There are two popular views of Wilhelm Reich (1897-1957), farmer’s son, army officer, physician, psychoanalyst, communist, discoverer of orgone energy, inventor of orgone therapy and of a new science, orgonomy, and finally inmate of the Federal Penitentiary, Lewisburg, Pa. He was either a madman or a genius, a half-baked, sex-crazed crank or one of the liberators of mankind. In the hope of deciding whether either of these conceptions is true, I have attempted in the following to construct a synoptic picture of his ideas. While doing so I have leaned heavily on his Selected Writings (Farrar, Straus),1 a work edited by Mary Boyd Higgins, a trustee of the Wilhelm Reich Infant Trust Fund, and have assumed that her selection constitutes a definitive and accurate statement of Reichian theory, as left by him and accepted by his present followers. I have also used Ilse Ollendorf Reich’s recent biography of her husband (St. Martin’s Press)2 and Paul A. Robinson’s essay on Reich in his The Freudian Left (Harper & Row).3 I conclude with some comments of my own.
Our civilization produces two types of human being, mechanists and mystics. Mechanists are interested in material things and the natural sciences but have no sense of life. Mystics, on the other hand, have a sense of life but interpret it supernaturally by reference to a “soul,” which they conceive to have only an accidental and regrettable connection with the body.
The division of mankind into mechanists and mystics is the result of an unexplained “original sin” which led mankind to develop a defensive armor against his own life forces. Mechanists have turned completely against themselves and have totally repressed their life forces, and have as a result no awareness of their own true nature. Mystics have retained some sense of life but deny its connection with their bodies and locate it in a hypothetical soul.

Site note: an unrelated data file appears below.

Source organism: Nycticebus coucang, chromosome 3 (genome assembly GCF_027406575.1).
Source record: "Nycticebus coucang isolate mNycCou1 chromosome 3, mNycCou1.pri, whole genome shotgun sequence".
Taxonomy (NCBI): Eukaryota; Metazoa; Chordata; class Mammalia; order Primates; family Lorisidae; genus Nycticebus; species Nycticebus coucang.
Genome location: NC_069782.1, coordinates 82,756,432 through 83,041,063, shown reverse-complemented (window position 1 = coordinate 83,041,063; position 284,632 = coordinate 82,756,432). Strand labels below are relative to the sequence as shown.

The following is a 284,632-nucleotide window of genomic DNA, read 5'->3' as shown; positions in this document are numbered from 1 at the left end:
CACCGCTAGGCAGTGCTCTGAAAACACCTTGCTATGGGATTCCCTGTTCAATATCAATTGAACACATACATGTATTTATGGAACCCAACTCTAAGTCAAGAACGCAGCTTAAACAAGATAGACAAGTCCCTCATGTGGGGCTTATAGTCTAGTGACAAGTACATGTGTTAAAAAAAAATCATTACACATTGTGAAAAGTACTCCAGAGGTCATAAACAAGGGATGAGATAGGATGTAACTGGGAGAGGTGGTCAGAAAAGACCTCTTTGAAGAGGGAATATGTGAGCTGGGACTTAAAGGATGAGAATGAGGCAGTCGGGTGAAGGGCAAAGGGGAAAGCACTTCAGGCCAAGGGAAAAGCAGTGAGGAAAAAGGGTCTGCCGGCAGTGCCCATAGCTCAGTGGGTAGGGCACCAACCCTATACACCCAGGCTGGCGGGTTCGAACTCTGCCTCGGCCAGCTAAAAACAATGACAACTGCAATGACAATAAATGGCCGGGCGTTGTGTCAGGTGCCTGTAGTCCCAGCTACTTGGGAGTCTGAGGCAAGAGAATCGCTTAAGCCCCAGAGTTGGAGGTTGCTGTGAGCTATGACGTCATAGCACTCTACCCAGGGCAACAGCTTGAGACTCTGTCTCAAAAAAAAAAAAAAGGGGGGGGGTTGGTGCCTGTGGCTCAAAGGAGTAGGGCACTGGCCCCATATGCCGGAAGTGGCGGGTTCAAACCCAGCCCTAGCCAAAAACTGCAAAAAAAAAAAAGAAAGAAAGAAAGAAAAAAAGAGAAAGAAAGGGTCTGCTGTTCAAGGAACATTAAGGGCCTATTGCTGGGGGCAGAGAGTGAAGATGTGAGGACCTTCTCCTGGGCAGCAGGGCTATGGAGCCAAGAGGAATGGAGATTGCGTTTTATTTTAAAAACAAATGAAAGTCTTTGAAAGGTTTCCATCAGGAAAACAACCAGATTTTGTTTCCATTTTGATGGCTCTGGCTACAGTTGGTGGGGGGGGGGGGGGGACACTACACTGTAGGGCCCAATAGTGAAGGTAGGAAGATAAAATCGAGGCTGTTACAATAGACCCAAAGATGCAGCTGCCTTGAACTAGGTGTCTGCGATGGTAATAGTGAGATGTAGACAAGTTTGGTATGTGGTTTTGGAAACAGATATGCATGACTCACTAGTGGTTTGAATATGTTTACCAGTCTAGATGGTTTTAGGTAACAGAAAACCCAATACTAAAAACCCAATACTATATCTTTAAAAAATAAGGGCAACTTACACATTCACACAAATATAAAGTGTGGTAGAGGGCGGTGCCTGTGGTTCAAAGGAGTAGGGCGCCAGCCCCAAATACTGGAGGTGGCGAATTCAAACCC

Since both mechanists and mystics have turned against the life of the body, science and religion have both failed to recognize the significance of orgasm, that bodily experience in which physical pleasure and spiritual union with the infinite are at one with each other.
Furthermore, since orgasm unites the bodily and the spiritual, understanding of its essential nature makes it possible to break down the dichotomy between the mechanical and the mystical, and to arrive at a Weltanschauung which combines both. Anyone who succeeds, as Reich did, in achieving such understanding finds, however, that he is in the embarrassing position of having
stepped beyond the intellectual framework of present-day human character structure and, with that, the civilization of the last 5,000 years.
He also incurs the hostility of both mechanists and mystics and becomes a threat to the established order. Reich’s two anticipators, Jesus Christ and Giordano Bruno, were indeed both martyred.
The new form of thinking, feeling, and experiencing which arises when the significance…
This article is available to online subscribers only.
Please choose from one of the options below to access this article:
Purchase a print premium subscription (20 issues per year) and also receive online access to all all content on nybooks.com.
Purchase an Online Edition subscription and receive full access to all articles published by the Review since 1963.
Purchase a trial Online Edition subscription and receive unlimited access for one week to all the content on nybooks.com.